By Tim Martin
Eastern Illinois University
Phil Schiller, the No. 2 executive at Apple Inc., dazzled the SNDSJ crowd on Friday morning, showing off three new features on the yet to be released operating system, Tiger.
Tiger, set for release in the first half of 2005, will feature an innovative hard drive search engine, a Web browsing real-time news search, and a core imaging program that will have powerful design tools built in.
"We want to create the next generation of creative applications," Schiller said.
And they might. The largest oohs and aahs resulted from the third item Schiller presented, a motion graphics system that he called core imaging, similar to the core audio seen in OS X. The core imaging takes a step in making some technical design elements easier, by building them into the core technology.
Many of the filtering design tools, like blur or glass distortion, were being used in real time. Schiller said a billion operations were happening per second and that it was possible because the graphics chips have caught up in speed with the CPUs. The image was not being edited, Schilling said. It's hard to describe in detail what Schilling was doing, but the results teased the crowd, some of whom could only shake their heads in disbelief. The abilities are both 2D and 3D.
Schiller was able to apply various elements all at once, saying everything was "non-destructive."
Schiller next introduced a hard drive search that was spawned by the iTunes application. Surfing the Internet via Web sites like Google or Yahoo! is much easier than trying to find a photo or text document on a hard drive, so Schiller said Apple created Spotlight, a program that will sort quickly files by a variety of information. For example, Schiller said the search engine will probe through a hard drive by looking at content and meta data, which included information like who sent the file and when it was sent.
Essentially, Spotlight expands the ways a computer user can scan for a file by looking at more information in real-time. You can save the searches, too, in Smart Folders. Spotlight will also sort the search results by their application format, whether it's .pdf, text document, photo or video. A quick search will be available in the upper right corner. The search will also be used in other parts of the computer, like address books.
"It's all lightning fast," Schiller said.
Next, Schiller introduced an online news gathering system that many blogs currently use. Schiller called it RSS, or real simple syndication. Some Web sites, like the Boston Globe or ESPN, currently have RSS technology. What RSS allows is an alternative to the Web site, as a separate screen pops up that only shows the headlines and the beginning parts of the story. The RSS seemed very user friendly as it was able to track how many new stories had been added since your last visit, and it also allowed you to change the length of the story, from a few paragraphs to only the headline.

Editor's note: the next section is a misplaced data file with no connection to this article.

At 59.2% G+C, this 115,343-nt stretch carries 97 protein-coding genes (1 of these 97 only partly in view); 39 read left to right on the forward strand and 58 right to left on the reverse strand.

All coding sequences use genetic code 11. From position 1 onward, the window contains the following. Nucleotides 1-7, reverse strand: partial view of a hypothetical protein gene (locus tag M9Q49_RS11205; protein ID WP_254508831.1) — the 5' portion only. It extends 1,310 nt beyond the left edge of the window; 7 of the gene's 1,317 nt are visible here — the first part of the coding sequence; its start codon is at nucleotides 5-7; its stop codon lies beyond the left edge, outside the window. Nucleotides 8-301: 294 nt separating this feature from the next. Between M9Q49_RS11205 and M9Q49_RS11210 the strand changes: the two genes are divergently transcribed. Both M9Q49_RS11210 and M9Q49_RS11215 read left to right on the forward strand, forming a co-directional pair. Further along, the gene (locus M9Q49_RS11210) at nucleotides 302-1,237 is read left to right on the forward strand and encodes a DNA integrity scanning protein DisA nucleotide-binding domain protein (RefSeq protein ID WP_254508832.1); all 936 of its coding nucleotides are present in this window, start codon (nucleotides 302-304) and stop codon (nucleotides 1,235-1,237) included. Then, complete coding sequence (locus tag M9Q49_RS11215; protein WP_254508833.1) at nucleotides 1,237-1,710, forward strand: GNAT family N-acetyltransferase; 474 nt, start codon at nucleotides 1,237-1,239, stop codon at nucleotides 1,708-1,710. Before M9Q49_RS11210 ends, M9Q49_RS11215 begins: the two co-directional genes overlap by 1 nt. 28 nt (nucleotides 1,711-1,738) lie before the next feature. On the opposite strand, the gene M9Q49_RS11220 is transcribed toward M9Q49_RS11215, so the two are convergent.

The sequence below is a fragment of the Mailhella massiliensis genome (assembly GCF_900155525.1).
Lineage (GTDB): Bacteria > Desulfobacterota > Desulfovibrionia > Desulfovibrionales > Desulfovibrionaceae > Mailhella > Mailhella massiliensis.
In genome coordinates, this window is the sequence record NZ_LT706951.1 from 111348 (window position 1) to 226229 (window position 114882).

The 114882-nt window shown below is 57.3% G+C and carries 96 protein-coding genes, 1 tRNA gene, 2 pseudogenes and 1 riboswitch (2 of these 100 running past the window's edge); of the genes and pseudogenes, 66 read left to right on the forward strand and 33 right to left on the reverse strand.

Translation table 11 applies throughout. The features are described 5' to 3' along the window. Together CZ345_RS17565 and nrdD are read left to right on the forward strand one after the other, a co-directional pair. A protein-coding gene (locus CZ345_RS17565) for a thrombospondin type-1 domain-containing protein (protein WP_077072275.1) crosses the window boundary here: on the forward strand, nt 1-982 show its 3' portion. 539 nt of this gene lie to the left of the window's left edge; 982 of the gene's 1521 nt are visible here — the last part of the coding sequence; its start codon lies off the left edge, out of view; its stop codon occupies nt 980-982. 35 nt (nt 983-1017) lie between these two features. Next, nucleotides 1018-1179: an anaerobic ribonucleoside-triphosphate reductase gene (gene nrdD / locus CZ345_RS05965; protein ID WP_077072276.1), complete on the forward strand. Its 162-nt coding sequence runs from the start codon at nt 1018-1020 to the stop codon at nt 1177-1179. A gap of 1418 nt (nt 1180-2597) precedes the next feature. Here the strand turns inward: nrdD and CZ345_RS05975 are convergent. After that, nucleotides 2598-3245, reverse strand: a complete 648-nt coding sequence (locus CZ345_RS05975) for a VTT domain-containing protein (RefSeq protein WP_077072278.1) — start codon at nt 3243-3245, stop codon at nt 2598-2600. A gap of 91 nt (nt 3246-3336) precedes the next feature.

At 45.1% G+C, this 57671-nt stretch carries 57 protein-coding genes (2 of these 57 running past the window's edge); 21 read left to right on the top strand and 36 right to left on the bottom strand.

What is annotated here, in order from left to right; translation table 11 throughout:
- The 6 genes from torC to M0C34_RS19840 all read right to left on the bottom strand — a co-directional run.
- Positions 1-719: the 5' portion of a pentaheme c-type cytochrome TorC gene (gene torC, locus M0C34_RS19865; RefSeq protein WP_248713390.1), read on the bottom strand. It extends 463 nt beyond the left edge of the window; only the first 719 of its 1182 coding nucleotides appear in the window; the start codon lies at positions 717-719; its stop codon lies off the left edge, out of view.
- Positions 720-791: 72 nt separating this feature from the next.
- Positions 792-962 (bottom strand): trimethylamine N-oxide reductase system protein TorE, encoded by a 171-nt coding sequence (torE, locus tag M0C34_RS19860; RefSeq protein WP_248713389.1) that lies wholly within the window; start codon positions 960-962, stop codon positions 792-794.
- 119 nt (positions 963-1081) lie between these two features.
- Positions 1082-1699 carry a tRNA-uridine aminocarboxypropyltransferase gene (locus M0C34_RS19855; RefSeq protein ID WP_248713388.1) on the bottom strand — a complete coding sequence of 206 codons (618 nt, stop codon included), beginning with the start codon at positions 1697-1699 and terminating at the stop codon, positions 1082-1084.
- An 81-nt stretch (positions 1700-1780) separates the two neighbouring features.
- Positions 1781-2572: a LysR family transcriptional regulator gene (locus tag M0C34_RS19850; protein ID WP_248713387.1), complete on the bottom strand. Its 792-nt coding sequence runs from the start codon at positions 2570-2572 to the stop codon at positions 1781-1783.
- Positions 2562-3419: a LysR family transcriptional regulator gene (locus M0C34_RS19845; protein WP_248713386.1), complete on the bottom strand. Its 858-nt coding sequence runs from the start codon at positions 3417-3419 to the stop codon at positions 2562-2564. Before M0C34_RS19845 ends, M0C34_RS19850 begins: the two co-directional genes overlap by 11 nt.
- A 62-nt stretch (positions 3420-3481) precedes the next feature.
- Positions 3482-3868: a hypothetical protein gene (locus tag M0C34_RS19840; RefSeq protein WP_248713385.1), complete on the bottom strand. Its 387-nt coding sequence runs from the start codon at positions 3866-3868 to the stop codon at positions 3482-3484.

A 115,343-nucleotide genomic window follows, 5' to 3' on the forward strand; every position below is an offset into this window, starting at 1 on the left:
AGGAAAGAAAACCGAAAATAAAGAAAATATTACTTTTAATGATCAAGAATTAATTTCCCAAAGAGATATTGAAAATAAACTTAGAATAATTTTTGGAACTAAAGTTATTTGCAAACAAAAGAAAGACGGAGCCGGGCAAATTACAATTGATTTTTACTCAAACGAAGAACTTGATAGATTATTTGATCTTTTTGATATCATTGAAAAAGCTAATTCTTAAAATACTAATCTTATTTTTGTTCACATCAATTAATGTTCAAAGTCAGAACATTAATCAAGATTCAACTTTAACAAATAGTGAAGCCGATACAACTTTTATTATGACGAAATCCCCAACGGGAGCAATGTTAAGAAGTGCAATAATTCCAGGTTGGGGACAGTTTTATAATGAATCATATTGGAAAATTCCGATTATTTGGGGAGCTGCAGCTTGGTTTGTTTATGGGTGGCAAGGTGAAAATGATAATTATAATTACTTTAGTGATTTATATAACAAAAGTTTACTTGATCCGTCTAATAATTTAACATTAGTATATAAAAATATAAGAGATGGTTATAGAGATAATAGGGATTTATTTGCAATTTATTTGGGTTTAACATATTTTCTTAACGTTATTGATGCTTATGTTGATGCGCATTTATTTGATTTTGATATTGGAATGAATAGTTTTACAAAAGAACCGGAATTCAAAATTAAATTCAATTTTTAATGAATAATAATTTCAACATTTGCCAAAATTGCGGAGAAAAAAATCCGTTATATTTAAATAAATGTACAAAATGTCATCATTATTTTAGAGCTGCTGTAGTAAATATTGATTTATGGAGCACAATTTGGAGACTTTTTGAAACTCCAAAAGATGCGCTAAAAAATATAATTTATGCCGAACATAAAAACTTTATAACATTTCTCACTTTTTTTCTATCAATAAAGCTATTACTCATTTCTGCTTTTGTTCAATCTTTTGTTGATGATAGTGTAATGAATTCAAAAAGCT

Schiller called it a "personal clipping service." He said RSS would be used for Safari, Apple's Web browser.
This varied from a normal Web search by that it narrowed the search when compared to a Google search. It appears to be more precise, like many of the blogs.
Schiller, dressed in a blue shirt, jeans and black sneakers, spoke at SNDSJ during the general session from 9 to 10:30 a.m. Two television screens provided live video of his interview with Bryan Monroe, a Knight Ridder assistant vice president for news. Monroe drew a loud applause when he talked about some newsroom's battles with the Information Technology departments, who sometimes push PCs as opposed to Macs because they are cheaper and easier to network. Monroe said he and others tell the IT departments that they will have to, "take this Mac out of my cold, dead hands."
Schiller admitted he starts his day by reading the newspaper before going to work. He reads the "fun news" first, the sports section and pertinent business news. During the day, he searches many Web sites, and at night, he watches TV news.
He said Apple's creativity is "imbred in its culture," adding the company can be on the cutting edge of innovation because computer design starts from scratch each time.Photo by Nathan Clendenin